Whether you are a professional athlete, a weekend warrior, or simply someone who goes to the gym a few days each week, there is no doubt in my mind that you want to get the most out of your body.
For the time we all put in trying to mold and shape our bodies, for all the sweat, for the sore muscles, we want to get the most bang for our buck. Personally, I want to make sure that my body is operating as close to 100% as possible. Whether I'm at the gym with my buddies or playing baseball with my boys, I want to ensure that I'm pain free, that I don't have any physical limitations, and that I am moving as efficiently as possible. I'm sure the same can be said for you.
And, if you and I can agree that we want our bodies moving as functionally as possible, wouldn't we assume that that would be the case for a someone attempting to perfecting their craft at the highest level of sports? Wouldn't it makes sense that a professional athlete would ensure that they have zero limitations in their body?
In my opinion, an athlete wanting to be as functional as possible is a no-brainer. However, true, proper function is far from a common site in professional sports. Just this last week, the NFL held its annual Scouting Combine in Indianapolis, Indiana. For those of you unfamiliar with the Combine, it's an opportunity for representatives from every NFL team to see draft-eligible college football players as they perform various events that showcase their speed, power, and skill sets. Players will run the 40-yard dash, perform a standing broad-jump, vertical jump, they'll bench-press 225 pounds as many times as they can, etc. Essentially, it's one big NFL meat market. Prospects can improve their draft status or hurt their draft status, depending on how they perform.
The most "important" of all the drills is the 40-yard dash. I say "important," because the 40-yard dash is the event that gets the lion's share of the attention. Scouts will drool over a guy who runs faster than anticipated, and they'll shy away from a guy who runs slower than anticipated. In fact, one of the biggest stories coming out of this year's Combine was that a new 40-yard dash record was established.
Former University of Washington wide-receiver, John Ross, ran his 40-yard dash in 4.22 seconds, breaking the previous record of 4.24 seconds. Let me tell you, friends, that is moving! Anything in the 4.2-range is flat-out flying.
Check out his form during his run:
Notice anything that looks "off" in this picture? Check out the directional angle of his knee and foot! This athlete is attempting to run straight ahead (in a north-south direction), yet his foot and knee are pointed out at 45 degrees (in an east-west direction). THIS is the guy who ran a 4.22 40-yard dash. Yet he's quite literally running against himself. His form (and remember, form follows function) is doing him NO favors. In fact, he's costing himself time, energy, and, I believe, money. Typically, the faster these athletes run in the 40-yard dash, the higher they get drafted, and the more they get paid.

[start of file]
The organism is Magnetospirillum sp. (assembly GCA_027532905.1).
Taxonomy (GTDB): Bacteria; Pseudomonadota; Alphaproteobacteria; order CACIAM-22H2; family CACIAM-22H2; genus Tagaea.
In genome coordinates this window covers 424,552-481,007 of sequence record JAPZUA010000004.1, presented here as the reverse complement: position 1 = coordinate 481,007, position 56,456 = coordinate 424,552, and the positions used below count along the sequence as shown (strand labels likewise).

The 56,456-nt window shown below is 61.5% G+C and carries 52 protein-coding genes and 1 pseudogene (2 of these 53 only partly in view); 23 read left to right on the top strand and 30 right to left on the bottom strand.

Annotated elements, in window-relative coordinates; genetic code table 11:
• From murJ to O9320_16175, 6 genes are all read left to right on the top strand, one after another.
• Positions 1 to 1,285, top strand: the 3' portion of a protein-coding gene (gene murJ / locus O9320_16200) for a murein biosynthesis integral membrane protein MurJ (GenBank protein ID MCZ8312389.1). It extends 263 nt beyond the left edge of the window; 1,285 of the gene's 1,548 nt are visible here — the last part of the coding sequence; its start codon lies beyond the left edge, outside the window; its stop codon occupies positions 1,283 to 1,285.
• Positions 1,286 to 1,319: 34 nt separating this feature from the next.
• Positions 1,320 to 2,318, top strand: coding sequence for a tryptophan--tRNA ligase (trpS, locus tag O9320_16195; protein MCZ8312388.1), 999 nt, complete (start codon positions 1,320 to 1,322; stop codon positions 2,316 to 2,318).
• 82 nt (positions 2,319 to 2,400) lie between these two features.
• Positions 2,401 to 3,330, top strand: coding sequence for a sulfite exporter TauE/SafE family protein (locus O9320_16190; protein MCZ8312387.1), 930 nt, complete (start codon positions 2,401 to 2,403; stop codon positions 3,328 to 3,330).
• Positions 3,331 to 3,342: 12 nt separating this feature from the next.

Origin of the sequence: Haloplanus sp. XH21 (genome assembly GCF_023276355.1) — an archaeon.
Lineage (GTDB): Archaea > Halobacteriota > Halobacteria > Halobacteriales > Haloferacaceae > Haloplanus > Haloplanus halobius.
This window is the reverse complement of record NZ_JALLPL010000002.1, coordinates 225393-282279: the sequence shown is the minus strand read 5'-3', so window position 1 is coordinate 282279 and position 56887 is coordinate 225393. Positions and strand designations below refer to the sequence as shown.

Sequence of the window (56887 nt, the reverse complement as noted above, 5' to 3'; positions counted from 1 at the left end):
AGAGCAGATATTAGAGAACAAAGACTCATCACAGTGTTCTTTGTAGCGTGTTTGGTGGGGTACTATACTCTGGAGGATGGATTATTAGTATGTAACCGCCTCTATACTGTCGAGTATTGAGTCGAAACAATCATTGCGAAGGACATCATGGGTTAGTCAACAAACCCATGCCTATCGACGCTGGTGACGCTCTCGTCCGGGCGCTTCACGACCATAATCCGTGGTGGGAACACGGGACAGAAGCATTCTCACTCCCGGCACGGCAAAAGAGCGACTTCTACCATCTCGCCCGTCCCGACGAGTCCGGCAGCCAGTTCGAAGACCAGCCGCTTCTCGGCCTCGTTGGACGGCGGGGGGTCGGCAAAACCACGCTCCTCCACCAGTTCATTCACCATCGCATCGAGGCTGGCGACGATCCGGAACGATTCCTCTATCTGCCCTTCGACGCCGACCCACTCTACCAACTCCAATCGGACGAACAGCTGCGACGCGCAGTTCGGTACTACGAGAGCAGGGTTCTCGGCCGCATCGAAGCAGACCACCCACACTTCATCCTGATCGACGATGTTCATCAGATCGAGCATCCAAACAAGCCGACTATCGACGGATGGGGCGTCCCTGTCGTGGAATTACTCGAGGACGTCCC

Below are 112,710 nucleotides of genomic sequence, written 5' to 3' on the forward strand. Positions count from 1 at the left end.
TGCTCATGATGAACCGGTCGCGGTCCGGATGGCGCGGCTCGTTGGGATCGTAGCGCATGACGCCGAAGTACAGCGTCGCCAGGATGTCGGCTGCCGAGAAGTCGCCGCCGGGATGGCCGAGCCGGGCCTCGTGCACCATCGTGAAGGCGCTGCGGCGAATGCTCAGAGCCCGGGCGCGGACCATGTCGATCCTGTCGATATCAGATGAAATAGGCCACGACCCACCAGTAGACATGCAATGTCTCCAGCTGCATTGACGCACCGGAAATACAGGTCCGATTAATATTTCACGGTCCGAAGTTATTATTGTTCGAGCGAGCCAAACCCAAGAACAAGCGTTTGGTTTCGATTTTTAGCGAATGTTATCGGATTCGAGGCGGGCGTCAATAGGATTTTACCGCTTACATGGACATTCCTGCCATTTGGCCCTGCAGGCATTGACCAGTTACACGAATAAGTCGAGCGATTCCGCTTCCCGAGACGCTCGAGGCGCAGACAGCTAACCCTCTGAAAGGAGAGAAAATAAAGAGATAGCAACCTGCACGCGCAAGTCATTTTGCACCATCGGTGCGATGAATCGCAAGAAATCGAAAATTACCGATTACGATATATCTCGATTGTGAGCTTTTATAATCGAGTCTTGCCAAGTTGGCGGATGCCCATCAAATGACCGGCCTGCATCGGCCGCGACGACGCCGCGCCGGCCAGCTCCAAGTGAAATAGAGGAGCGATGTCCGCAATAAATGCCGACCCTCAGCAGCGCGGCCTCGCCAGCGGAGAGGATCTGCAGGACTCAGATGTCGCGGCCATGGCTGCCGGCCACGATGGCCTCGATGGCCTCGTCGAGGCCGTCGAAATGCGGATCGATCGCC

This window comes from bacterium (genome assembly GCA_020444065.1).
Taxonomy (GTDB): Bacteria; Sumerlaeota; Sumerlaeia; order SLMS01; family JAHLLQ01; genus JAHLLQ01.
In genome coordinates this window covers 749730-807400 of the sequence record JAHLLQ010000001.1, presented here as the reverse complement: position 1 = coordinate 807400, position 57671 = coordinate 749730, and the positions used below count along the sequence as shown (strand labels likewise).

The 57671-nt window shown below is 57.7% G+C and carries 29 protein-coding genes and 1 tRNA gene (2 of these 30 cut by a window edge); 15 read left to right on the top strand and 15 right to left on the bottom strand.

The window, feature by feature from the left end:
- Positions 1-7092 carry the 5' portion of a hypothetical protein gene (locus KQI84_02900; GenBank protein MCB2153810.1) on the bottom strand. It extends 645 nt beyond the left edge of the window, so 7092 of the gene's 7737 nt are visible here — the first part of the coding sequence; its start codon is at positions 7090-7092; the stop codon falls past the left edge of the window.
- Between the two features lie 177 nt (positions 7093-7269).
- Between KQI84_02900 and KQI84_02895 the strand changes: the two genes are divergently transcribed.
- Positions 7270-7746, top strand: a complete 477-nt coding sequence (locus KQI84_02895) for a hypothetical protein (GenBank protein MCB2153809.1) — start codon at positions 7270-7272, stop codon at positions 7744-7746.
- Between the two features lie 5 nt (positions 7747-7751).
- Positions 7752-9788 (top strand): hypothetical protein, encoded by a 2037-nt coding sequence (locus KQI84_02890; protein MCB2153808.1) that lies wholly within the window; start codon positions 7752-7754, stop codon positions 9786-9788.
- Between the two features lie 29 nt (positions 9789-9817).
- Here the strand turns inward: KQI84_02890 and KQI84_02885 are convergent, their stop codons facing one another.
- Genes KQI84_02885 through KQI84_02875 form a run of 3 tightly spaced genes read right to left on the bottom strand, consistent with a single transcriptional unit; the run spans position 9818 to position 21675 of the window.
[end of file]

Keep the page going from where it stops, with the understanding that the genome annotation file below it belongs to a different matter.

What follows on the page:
Even though this athlete has run the fastest 40 in the history of the NFL Combine, I believe he can be even faster. Isn't THAT a scary thought?
Can you imagine if this player would have run a 4.00 40-yard dash?
Or...what if...WHAT IF...this player ran a sub-4-second 40-yard dash?
I believe that if that happened, he would be a sure-lock for being drafted #1 overall in the upcoming NFL Draft.
And he'd also break the internet.
Folks from all over the world of sports would be losing their collective minds. They wouldn't know what to do with a sub-4-second 40. It would be the modern-day equivalent of Jim Ryun, who, in 1964, became the first high-school runner to break the 4-minute mark in the mile. For as much hoopla that Ryun received back in the day, the attention directed toward Ross would have been exponential.
But, sadly, we'll never know. Ross didn't break 4-seconds in the 40. He "only" ran a 4.22. Yet from my perspective, what is even sadder is the fact that, physically and functionally, I believe he left a lot on the table. What's also true, is that Ross is the perfect candidate for an injury. He might just be one of the guys we hear about suffering a "non-contact ACL injury" during training camp one year. His body is in no shape to plant is foot and change directions while traveling at a high speed. In fact, when he crossed the 40-yard-dash finish line, he pulled up limping. The reason? Calf cramps. Stay tuned, folks. My guess is those cramps are the first signal that his body is trying to warn him to the fact that he's out of balance. Unfortunately, it could be all downhill from here.
Honestly, when it comes to our bodies, the rest of us are no different than this high-level athlete. While we might not have the athletic ability to run 40 yards in 10 seconds, we still want to get the most out of our workouts or favorite sport. We want to get in shape, stay active, play for as long as we'd like, and decrease our susceptibility to injury. Those things can only happen on a functional frame.
The key to attaining a functional frame is the Egoscue Method. Egoscue is absolutely what will help you achieve, and maintain, a peak state of performance. If you're looking to unlock your TRUE potential, contact us today. We have clinics all over the world, and we are ready to unlock your inner-athlete!
QUESTION: What do you believe is holding you back from achieving peak performance?
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